Jack Scruby's Miniatures - there's a Jack Scruby line at HistoriFigs. Also found a catalog from 1972 at Amazon.
Martian Miniatures - couldn't find them online.
Miniature Figurines Ltd (Minifigs) - alive and kickin' with a Tripod site.
Ral Partha Enterprises - still around, and pushing the resurgence of Chaos Wars. I always wanted to get into these minis when I was a kid, but the money just wasn't there.
Next up is "Armies of the Renaissance - Part IV The English" by Nick Nascati. This covers the Welsh longbow and its importance to the rise of English military power, as well as their deadly combination of bill, pike and musket. They wore less armor than other armies, but appear to have had a high level of discipline. Also notable is the adoption of the red coat in the late 1600's.
You might remember Lance Harrop from last week's installment of Dragon By Dragon - this week we're looking at his "Elvish Tactics in Fantasy Miniatures". Not surprisingly, elvish tactics are all about speed and maneuverability. Lance gives us the following order of battle:
The light archers, light horse archers and light cavalry are there to harass the enemy. The light archers are protected by the light infantry. The medium infantry are the main line of troops, with the medium archers behind them. The elite heavy infantry are the reserve, and the medium mounted infantry and heavy mounted infantry are fast deployment reserves. The medium cavalry are the shock troops, and the heavy infantry are the elite elvish knights.
As always, Mr. Harrop gives a few notes about elves:
* They use silver to denote rank, not gold
* They do not use red or black leather
* High elves wear blue and white, middle elves green and white, low elves dark green and tan, sea elves sea green and sky blue and dark elves browns and blacks
* Elves are concerned with having a unified front
Next, Gygax sounds off in Up On A Soap Box - in this edition, on manufacturer conventions. You can imagine how fascinating this article is 35 years after it was written.
In Out on a Limb, we present this week's Great Moments in Nerd Rage:
"This brings me to a point that I didn’t want to write about when I started this letter: spell points. I HAVE HAD ENOUGH OF FORGETTING SPELLS!!!!!!!" - Mark Jacobs
And in response:
"Gee, it’s always so much fun getting letters from unproven critics who think they have some inner track on “the way of things.” As to what may or may not be absurd, let me say this; if you don’t like it, why give me all of this grief? D&D has always made a point of being nothing more than guidelines for structuring a game, and stating so."
Oh wait - some more:
"Your argument that healing is too slow is specious, and naive. You obviously have never been in a combat situation yourself, nor have you apparently even participated in something such as the Society for Creative Anachronism’s mock battles."
God, I love this hobby (and God - I hate this hobby).
We now have another installment of The Voyages of Exploration Ship Znutar. An excerpt:
We have next a full board game by Tom Wham - The Awful Green Things from Outer Space. I won't go into much detail here - the rules look pretty simple, the game is tied in with Znutar above, and I love that they used to do things like this in The Dragon.
Len Lakofka's Bazaar of the Bizarre presents Potions of Forgetfulness, Rings of Silence, the Horn of Hadies (their spelling, not mine), the Chime of Warning, the Apparatus of Spiky Owns (a play on Spike Jones, God bless him), Leomund's Plate and Cup, and a slick little guide for generating random magic-user spell books. To whit:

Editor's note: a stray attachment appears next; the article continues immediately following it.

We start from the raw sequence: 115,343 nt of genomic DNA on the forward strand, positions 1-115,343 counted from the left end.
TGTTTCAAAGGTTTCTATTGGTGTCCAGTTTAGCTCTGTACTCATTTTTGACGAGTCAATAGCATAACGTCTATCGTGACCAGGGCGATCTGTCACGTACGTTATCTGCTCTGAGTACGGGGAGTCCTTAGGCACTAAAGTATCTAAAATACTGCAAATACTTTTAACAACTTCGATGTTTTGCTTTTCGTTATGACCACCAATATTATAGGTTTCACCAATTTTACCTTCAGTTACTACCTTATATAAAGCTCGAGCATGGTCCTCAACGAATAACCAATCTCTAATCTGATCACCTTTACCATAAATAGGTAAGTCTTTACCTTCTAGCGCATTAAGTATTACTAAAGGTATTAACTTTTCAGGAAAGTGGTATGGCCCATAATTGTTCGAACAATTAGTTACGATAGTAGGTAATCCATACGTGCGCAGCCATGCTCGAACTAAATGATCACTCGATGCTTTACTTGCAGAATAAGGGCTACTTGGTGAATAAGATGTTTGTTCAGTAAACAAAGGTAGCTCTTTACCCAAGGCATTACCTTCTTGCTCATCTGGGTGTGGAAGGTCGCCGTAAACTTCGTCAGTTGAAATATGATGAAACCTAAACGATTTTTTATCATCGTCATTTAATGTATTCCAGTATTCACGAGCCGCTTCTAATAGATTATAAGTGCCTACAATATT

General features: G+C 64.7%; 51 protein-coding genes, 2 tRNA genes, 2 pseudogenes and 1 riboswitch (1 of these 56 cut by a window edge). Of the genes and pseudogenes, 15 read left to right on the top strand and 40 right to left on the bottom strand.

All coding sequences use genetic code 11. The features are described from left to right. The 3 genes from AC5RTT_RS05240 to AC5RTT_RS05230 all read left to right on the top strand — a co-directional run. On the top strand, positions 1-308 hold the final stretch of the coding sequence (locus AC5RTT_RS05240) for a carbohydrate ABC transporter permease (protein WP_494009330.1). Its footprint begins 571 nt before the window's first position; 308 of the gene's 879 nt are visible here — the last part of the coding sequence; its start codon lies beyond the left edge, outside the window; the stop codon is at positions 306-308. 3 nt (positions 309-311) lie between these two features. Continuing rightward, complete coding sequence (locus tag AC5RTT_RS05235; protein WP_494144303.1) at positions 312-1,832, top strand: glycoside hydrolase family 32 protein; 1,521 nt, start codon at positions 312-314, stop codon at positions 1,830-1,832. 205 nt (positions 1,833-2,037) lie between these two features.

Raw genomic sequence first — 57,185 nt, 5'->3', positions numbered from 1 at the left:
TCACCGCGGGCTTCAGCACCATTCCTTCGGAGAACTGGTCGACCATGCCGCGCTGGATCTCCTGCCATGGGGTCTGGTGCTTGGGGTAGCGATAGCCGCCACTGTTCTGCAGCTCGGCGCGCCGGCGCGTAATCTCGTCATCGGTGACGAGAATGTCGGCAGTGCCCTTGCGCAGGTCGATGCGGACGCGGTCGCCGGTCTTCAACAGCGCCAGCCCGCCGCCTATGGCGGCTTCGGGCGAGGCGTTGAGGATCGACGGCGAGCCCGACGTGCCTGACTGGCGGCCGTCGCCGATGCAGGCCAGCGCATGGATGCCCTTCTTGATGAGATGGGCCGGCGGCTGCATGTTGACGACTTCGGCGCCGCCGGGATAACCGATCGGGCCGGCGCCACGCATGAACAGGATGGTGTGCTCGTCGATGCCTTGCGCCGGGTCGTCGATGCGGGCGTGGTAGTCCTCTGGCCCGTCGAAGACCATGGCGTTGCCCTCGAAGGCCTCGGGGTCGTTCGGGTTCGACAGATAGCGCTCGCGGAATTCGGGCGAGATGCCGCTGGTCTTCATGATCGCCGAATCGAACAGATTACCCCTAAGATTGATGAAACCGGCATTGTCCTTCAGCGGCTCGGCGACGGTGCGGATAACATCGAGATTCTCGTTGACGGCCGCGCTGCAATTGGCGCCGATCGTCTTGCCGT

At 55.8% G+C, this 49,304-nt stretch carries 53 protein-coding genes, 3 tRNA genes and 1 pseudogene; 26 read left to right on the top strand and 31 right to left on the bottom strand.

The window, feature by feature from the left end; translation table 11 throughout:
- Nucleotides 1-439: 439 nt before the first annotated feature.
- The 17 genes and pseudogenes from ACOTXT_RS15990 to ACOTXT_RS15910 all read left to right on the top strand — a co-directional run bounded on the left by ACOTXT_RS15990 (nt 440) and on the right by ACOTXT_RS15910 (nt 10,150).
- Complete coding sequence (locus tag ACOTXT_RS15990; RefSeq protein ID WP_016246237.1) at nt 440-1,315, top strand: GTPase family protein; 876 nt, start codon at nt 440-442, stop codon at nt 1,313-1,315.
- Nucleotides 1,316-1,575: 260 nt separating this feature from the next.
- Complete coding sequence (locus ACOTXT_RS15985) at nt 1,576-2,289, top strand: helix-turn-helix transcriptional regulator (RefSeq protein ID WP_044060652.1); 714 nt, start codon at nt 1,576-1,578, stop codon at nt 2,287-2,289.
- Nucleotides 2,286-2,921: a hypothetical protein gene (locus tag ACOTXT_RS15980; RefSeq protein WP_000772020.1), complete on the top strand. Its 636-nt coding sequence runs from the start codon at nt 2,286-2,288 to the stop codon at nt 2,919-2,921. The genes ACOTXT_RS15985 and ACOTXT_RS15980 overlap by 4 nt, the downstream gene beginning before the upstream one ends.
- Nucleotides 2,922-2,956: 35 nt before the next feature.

Jon Mattson now gives us "Level Progression for Players and Dungeon Masters". This is actually a guide to how many XP players and Dungeon Master's earn for playing different games. I kinda love this - would be a blast to introduce to the blogosphere. I have to reproduce the level charts:
"Giants in the Earth" time! Lawrence Schick and Tom Moldvay (my hero) give us the following literary giants given AD&D stats:
Leigh Brackett's Eric John Stark (15th level fighter) - I have to admit, I was bored to tears by the one Eric John Stark book I read; they also include stats for Northhounds (4 HD)
Lord Dunsany's Welleran (A Lawful Good ghost that possesses anyone who picks up his sword)
James M. Ward now gives us "Monty Strikes Back". He was the original Monty Hall Dungeon Master, you might remember, who gave out tons of great treasure. This is another story of a game played with many of the early entrants into the hobby.
"We were on a winter level tonight and were far from pleased. It was Friday, one of our usual D&D nights and we were going down into a refrigerated level of Monty’s that we had found weeks before. We had all made fur coats for our figures and most of the group was going down. Robert, Jake, and Dave (I) (Tractics boys through and through) were going down as their 20th level fighters; Brian (a tractics lover too, but a fanatic on Western Gunfight) was going as his 21st level thief/fighter/cleric dwarf; Ernie, Dave (II), and I were going down as wizards of the 18th level (just little guys); Freddie was his stupid high level sword carried by a flesh golem from Jake’s golem squadron; Tom and Tim went as druids (probably because they liked all types of herbs)."In "The Dragon's Augury", we have reviews of Divine Right by TSR, Sorcerer by SPI, and a book, America B.C.: Ancient Settlers in the New World by Barry Fell. Still for sale at Amazon, and four stars!
"The Dragon's Bestiary" gives us Jake Jaquet's Slinger. Here are the basic stats in B&T format:
Tiny Magical Beast, Low Intelligence, HD 3, AC 17, ATK 1 spine (1d4 + poison IV), MV 60, F15 R11 W15, AL N, XP 300.
These little buggers, which look like iguanas, can throw their tail spines about 20'. They are vulnerable to fire.
Fineous Fingers, Fred and Charly are stealing a Palantir in this issue.
And that wraps up issue #28. It's always nice to leave with a song, and since Spike Jones was mentioned ...